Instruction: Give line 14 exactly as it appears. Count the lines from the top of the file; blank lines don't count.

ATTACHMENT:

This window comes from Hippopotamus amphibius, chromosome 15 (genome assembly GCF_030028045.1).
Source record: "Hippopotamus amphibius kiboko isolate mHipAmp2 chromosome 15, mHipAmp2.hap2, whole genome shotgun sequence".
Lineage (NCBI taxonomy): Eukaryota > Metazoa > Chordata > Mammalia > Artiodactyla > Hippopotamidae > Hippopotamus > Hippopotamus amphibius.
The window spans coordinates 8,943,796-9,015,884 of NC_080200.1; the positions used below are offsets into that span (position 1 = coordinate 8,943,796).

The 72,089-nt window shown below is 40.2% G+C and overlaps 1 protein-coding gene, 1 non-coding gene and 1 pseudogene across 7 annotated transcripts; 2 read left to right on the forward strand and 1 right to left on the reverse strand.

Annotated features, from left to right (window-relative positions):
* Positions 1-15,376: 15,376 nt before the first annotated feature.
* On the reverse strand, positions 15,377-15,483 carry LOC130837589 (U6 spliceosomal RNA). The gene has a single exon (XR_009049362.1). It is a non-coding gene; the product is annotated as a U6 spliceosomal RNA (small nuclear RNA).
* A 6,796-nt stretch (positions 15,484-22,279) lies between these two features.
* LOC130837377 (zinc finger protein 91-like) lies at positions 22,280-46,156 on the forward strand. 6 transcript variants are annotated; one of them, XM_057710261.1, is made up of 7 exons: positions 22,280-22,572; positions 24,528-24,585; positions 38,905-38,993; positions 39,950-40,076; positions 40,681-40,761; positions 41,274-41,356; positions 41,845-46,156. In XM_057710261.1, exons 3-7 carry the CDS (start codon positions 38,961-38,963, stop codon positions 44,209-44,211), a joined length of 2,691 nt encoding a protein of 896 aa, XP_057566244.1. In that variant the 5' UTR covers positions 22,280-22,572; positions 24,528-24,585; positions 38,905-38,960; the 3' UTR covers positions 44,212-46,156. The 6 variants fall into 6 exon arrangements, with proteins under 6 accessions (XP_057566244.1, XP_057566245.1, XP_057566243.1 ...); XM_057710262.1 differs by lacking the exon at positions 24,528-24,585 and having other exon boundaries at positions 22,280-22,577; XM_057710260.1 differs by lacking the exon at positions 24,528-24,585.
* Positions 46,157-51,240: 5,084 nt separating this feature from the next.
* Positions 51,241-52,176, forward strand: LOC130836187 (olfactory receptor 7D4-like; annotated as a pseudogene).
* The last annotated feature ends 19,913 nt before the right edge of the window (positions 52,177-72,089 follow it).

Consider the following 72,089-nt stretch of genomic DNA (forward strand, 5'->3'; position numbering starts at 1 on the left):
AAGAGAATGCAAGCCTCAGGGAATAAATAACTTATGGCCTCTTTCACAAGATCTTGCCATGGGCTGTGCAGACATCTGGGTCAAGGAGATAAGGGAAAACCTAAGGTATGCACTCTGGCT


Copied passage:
Consider the following 72,089-nt stretch of genomic DNA (forward strand, 5'->3'; position numbering starts at 1 on the left):